I'm going back to the start

First, an explanation: This isn't an account of my entire experience. This is more if me thinking on digital paper, holding a weekend in my hand like a bright jewel and turning it around to examine angles that sparkle brighter than the rest.

***

The weekend found me in Subic, attending the Singles for Christ Metro Manila Conference for 2013. It was only a few weeks after my Christian Living Program graduation, and there I was, feeling a little out of place in the 3,700-strong crowd, but nevertheless happy to be there.

Our road trip to Subic was long and uneventful, and it was capped by a nice lunch at an Asian restaurant called Coco Lime. I realized I'd never really gone around Subic before, that I didn't really know the place. But the real first for me was my attending the SFC MMC -- or any large-scale religious event after high school, for that matter.

I wasn't sure what to expect. I'd never really felt comfortable in large group activities, my attention always escaping, straying to my surroundings, then shifting to the activity, and back to my surroundings again.

In group worship, I'd try to sing the songs, clap my hands with the crowd, get into the moment, and then start wondering if I was doing things right: Was I clapping in time, was I out of tune, did I need to I raise my hands? I'd wonder: Why am I not like all the other people, who are completely awash in worship bliss?

I know that none of these matter to the God, but still I think there is always something I can do, to be better, to be part of something big. But I've always been like that: never the person who completely lets go, and always that person who has to open her eyes and observe what is happening to see what else needs to be done. I take two steps forward, and I have to step back, survey the situation, check myself and process my experience. Then I can take several steps forward again.

So, anyway.

For the first night of the conference, the theme was the 90s. We were asked to wear a 90s-inspired outfit. I wore a plaid polo shirt on top of a white T-shirt, dark jeans with the cuffs folded, and black boots. Pop music from the 90s played all day, songs like "Always" and "Quit Playing Games With My Heart" and "Stop" and this girl group song I know I like but can't, at the moment, remember.

Later at night, the music ministry performed a 90s music medley, and the song lyrics were flashed onscreen so the crowd could sing along. Everyone was belting out "And I sing this song to all of my age, for these are the questions we've got to face" when I suddenly remembered myself as a college freshman, sixteen and making sense of my life, discovering what I was good at and what I liked, knowing myself, and following my heart.

And my 16-year-old self looked at my 35-year-old self and asked: Who is this person?

The feeling and the thought stuck with me throughout the evening. The weekend would give me beautiful small and big answers, enough to make having the question hanging over me comfortable. But I am grateful the question begged to be asked, never mind if I had to channel my best version of 90s grunge (my plaid shirt was a bright green!) and listen to some of that beautiful decade's bad hits.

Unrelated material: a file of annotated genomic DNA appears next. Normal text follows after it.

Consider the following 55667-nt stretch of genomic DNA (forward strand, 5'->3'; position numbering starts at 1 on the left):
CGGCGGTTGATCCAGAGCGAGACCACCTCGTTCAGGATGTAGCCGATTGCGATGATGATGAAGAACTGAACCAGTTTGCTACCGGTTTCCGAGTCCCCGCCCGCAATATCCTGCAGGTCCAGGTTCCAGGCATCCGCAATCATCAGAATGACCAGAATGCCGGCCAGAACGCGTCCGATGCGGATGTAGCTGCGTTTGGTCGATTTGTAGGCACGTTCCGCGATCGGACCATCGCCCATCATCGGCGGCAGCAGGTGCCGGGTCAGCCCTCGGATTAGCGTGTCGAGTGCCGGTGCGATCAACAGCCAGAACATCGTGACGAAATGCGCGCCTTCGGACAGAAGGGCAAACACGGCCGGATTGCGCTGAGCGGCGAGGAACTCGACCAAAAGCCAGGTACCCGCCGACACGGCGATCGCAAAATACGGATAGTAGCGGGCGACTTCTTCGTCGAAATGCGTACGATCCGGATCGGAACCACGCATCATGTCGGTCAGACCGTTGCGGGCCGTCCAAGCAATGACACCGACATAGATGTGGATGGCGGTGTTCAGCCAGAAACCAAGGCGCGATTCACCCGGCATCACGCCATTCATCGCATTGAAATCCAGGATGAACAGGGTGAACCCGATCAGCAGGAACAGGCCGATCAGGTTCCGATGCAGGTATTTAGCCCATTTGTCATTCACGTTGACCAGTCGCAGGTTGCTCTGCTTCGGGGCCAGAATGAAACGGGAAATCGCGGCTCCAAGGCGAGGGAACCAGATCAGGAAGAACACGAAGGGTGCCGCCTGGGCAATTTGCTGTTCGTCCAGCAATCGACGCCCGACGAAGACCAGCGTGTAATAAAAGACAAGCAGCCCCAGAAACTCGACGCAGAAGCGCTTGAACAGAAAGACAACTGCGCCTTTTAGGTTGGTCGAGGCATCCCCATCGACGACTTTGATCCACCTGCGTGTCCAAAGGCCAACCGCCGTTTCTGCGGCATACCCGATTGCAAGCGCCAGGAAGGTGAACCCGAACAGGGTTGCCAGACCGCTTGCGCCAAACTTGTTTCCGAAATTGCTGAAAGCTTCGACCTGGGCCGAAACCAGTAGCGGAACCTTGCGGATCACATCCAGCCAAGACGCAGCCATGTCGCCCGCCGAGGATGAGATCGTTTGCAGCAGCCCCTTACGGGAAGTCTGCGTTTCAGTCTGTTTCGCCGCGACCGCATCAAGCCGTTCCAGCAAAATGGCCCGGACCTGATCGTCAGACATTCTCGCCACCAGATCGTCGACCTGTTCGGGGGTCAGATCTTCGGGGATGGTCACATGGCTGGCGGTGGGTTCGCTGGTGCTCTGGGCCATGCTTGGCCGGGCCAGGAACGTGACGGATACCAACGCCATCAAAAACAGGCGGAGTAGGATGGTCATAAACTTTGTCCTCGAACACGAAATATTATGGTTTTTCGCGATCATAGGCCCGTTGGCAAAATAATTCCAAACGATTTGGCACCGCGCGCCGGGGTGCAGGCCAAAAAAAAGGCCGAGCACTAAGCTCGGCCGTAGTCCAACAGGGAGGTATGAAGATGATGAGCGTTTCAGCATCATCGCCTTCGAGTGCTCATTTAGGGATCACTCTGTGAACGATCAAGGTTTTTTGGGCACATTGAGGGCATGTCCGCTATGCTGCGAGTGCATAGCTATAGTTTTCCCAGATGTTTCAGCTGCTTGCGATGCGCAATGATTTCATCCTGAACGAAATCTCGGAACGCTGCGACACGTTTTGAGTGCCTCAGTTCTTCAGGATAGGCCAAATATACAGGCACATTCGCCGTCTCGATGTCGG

I suppose the way I live most of life is the way I behaved in group worship: I never lose myself completely in it, always stop to look around, and constantly process my experience. At one point in Subic, while everyone around me was jumping around, raising their hands out of overflowing joy in the Maker, I paused and threw a sincere question at God, "Where am I in all this? Where is my joy?"

I need to close my eyes, I thought. And I did. And that's where I found it. It came to me like pictures of my travels to places where I had felt the least out of place. Almost-uninhabited islands. Endless ocean. Clear lakes. Tall, strong trees and swaying grass. Mud on my feat. My hand on cold, solid rock. Birds. A dragonfly coming to me.

So many pictures, and then words. Overflowing words, and I was covered in their richness.

I kept my eyes closed while people sang around me. I was around thousands of people, and I was sure of their ecstasy because it encroached on my senses, and I did not begrudge them that. They had their joy; I had mine. We were all rich. We were all blessed.

It was okay that I was reeling from the sheer number of people. It was okay that I was feeling out of place, like a bottle fighting to keep afloat on relentless waves of joy. It was okay that I swung from exhaustion to bliss, from acceptance to rejection, from yes to no and yes again.

I am this person.

I think a thousand thoughts per minute. My heart feelings a hundred emotions per second. I am scared, and I am brave. I hate being with strangers, but I love people, and it takes only a moment for strangers to become people to me. I have an anxious brain, and I have, I'd like to believe, a good heart. And this last, big reminder-slash-realization: Words are central to my faith, and so are stories. And letters. Words are my service.

I am this person.

I had known this before, in fact, it was the only thing I was sure of when everything else was uncertain, but somehow, somewhere along the way, I had forgotten. I was so sorry I had forgotten.

Be kind to yourself, I told myself. This is how you surrender. This is how you begin. Just close your eyes.